In the old days, men were expected to follow in their fathers’ footsteps when it came to careers.

Sometimes, the same thing can happen with women.

Mallory White, a teacher at Treynor Middle School, followed in the footsteps of her mother, Lisa Chambers, and grandmother, Barb Kallesen.

Kallesen started out as an elementary teacher in Treynor after completing two years of teacher education at Northwest Missouri State University in Maryville, Missouri — which was all that was required at that time.

“I started when I was 19,” she said. “I taught sixth grade — and I loved it. Really and truly, all 42 years (in education) were very special.”

Though Kallesen’s mother wasn’t a teacher (her father taught for two years and then went into farming), her mother did give her some good advice about talking to parents during parent-teacher conferences: “Make sure you tell them something good.”

Kallesen continued teaching in Treynor for 20 years but also continued her education, taking summer classes and earning a master’s degree at Drake University. She became an elementary principal in Malvern, then in Wilton. She and her husband moved to Arkansas after their retirement, but she lost her husband in 2003 and moved back to Treynor in 2005. One of the rewards of teaching was seeing former students who said she made a difference in their lives. Now, she enjoys bumping into Chambers’ former students and hearing about how much she helped them.

Chambers almost broke the chain by studying business and becoming an accountant.

“I wasn’t going to be a teacher,” she said. “That’s what my mom did.”

However, after two years, Chambers decided business wasn’t for her. She stayed home with her children for two years while her husband farmed, then decided it was time to make a new start.

“I wanted to do something, so I went back to school,” she said. “I finally listened to my mom. She said, ‘why don’t you consider education? You love children.’”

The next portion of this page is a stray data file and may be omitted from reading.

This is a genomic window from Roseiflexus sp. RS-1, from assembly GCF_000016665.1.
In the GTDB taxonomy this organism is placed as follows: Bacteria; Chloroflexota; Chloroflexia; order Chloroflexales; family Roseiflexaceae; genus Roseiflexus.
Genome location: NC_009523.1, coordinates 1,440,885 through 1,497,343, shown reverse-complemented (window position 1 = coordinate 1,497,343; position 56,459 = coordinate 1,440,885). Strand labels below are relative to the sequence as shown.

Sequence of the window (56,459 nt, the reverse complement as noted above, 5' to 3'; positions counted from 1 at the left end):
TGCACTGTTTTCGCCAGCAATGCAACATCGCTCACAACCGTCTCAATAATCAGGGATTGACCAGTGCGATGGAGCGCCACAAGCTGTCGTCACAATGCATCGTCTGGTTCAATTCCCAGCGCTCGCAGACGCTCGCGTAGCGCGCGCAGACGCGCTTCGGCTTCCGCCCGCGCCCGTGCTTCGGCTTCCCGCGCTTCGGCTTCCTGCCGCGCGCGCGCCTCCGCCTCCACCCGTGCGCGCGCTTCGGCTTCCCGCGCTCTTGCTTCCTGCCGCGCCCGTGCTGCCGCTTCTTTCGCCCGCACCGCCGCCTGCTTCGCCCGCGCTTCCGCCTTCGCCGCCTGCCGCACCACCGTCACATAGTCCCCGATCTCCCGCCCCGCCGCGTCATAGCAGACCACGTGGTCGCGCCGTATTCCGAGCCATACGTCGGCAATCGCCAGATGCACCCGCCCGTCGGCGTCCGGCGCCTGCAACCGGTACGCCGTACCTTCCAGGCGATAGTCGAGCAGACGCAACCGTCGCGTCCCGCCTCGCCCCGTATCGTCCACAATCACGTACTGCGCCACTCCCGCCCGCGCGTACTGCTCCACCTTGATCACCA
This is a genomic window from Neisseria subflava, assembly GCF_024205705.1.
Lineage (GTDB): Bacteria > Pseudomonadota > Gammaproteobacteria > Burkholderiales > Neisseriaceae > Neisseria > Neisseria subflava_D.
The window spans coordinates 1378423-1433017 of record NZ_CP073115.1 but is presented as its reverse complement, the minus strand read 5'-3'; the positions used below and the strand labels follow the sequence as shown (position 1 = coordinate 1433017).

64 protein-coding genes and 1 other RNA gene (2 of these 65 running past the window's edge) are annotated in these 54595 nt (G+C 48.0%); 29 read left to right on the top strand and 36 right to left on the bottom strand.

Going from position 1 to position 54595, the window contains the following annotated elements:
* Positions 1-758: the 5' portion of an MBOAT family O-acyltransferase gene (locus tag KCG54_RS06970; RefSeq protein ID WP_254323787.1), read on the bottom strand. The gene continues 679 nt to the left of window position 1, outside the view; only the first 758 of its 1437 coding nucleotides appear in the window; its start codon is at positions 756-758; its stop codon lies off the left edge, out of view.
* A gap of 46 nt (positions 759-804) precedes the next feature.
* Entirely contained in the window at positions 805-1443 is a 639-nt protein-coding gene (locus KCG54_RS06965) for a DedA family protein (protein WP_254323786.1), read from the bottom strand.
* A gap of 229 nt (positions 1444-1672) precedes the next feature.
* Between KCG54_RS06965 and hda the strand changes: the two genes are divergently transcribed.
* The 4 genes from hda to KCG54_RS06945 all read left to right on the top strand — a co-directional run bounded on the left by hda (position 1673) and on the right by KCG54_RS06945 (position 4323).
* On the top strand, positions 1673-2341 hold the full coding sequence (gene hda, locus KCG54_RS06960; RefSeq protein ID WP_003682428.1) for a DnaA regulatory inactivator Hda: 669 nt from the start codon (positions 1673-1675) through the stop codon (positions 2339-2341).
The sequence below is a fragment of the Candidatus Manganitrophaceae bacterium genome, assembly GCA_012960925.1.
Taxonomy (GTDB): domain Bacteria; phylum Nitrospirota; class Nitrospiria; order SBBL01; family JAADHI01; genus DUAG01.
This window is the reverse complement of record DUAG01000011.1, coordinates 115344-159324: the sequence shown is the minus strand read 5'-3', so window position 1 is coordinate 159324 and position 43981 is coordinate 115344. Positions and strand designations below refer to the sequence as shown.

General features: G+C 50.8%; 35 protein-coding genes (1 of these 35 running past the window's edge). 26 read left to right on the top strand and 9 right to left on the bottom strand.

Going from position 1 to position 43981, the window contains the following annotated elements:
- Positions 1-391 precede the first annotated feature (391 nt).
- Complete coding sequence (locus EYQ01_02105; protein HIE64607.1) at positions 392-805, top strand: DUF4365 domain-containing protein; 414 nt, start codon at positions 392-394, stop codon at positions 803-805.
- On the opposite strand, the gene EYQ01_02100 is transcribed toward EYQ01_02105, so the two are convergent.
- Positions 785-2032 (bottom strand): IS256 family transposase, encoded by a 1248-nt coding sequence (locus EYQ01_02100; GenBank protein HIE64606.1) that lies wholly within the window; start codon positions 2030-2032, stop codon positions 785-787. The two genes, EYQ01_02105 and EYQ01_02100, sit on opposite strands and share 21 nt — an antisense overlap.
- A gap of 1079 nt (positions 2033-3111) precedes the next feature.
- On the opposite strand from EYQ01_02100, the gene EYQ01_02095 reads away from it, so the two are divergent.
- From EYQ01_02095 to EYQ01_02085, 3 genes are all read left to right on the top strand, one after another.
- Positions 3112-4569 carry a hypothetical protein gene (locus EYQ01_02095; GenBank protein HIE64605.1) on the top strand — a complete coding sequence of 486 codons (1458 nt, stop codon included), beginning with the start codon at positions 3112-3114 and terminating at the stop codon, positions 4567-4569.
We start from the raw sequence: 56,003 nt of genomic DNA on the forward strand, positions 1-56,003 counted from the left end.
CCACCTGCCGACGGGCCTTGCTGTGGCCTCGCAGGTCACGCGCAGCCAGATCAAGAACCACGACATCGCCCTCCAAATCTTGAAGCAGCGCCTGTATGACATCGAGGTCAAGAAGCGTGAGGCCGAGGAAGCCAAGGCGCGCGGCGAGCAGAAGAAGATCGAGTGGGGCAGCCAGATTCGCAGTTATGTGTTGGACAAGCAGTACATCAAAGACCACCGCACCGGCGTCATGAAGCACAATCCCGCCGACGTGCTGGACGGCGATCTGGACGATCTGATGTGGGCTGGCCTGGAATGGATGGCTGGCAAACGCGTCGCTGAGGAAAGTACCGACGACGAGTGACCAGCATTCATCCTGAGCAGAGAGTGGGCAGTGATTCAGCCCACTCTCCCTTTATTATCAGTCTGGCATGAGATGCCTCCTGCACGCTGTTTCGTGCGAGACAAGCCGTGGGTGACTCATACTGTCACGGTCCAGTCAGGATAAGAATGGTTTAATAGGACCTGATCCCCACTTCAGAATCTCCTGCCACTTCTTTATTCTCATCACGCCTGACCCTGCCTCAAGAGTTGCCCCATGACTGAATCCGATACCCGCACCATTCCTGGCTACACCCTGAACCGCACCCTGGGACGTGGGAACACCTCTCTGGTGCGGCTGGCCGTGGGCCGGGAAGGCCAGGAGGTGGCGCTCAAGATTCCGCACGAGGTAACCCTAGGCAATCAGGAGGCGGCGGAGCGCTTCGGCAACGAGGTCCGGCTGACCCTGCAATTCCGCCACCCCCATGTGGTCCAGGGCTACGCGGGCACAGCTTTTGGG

Chambers started an education degree at Northwest Missouri State, and got her degree from Buena Vista College through its Iowa Western Community College branch. She taught at Treynor Junior High for 11 years, then at Wilson Junior High/Middle School for 21 years, most recently as an instructional coach. She has lived in Treynor since third grade, except during college.

“I enjoyed middle school,” she said. “I’ve taught sixth through ninth, and I really like it.”

Chambers retired in June but has since volunteered in granddaughter Miranda’s kindergarten class.

“It’s all about the kids,” she said. “It doesn’t matter if they’re in kindergarten or middle school – when they figure something out, you can just see that light pop on.”

White, her daughter, felt it was only natural to follow her mother’s example.

“I can remember in second grade when they asked what you want to be, and I wanted to be a teacher,” White said. “I always wanted to teacher upper elementary.”

“Mallory helped a lot – the girls came up and helped a lot getting my room ready and those things,” Chambers said.

White started her education degree at Wayne State College in Nebraska, finished an associate degree at Iowa Western and earned her degree from Buena Vista at Iowa Western.

White started out by teaching sixth grade in Glenwood for seven years, although she and her husband continued to live near Treynor — as she has all her life, except during college. This is her second year teaching at Treynor Middle School, where she has students in sixth through eighth grades.

Though two of them are now retired, education usually comes up when they are together, Chambers said.

“There’s always education conversations at holidays,” she said.

Chambers remembers being in the awkward position of being one of her mother’s students.

“The only time I got sent to the principal’s office was when my mom did it,” she said. “She did it because she didn’t want to appear to be showing favoritism.”

Chambers taught her two sons but went to work in Council Bluffs the year she would have had White.

White’s daughter, Miranda, 5, is in kindergarten this year. Her younger daughter, Kendall, is 1 year old.

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